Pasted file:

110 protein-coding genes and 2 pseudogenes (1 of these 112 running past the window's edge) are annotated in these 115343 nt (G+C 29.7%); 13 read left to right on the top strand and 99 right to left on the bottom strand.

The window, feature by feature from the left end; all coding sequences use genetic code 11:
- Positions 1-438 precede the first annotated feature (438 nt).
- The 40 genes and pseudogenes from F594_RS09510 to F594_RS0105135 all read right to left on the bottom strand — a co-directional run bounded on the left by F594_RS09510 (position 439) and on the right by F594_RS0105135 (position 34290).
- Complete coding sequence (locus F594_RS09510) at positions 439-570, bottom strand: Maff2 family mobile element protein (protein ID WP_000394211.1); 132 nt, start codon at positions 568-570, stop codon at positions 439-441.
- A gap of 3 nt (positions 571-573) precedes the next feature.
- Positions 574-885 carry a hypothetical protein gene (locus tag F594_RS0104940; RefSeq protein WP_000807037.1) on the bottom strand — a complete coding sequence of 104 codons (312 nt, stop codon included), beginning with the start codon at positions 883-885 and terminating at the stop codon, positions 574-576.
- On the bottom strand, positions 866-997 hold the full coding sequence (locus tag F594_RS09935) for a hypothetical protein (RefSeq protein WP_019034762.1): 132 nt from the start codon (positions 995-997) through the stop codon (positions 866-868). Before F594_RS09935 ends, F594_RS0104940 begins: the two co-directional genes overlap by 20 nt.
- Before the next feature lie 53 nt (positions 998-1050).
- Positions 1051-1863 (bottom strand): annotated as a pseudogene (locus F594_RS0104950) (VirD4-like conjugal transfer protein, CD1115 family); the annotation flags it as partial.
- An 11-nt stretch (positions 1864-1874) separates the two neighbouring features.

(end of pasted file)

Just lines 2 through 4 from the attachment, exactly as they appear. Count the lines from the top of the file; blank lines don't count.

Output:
The window, feature by feature from the left end; all coding sequences use genetic code 11:
- Positions 1-438 precede the first annotated feature (438 nt).
- The 40 genes and pseudogenes from F594_RS09510 to F594_RS0105135 all read right to left on the bottom strand — a co-directional run bounded on the left by F594_RS09510 (position 439) and on the right by F594_RS0105135 (position 34290).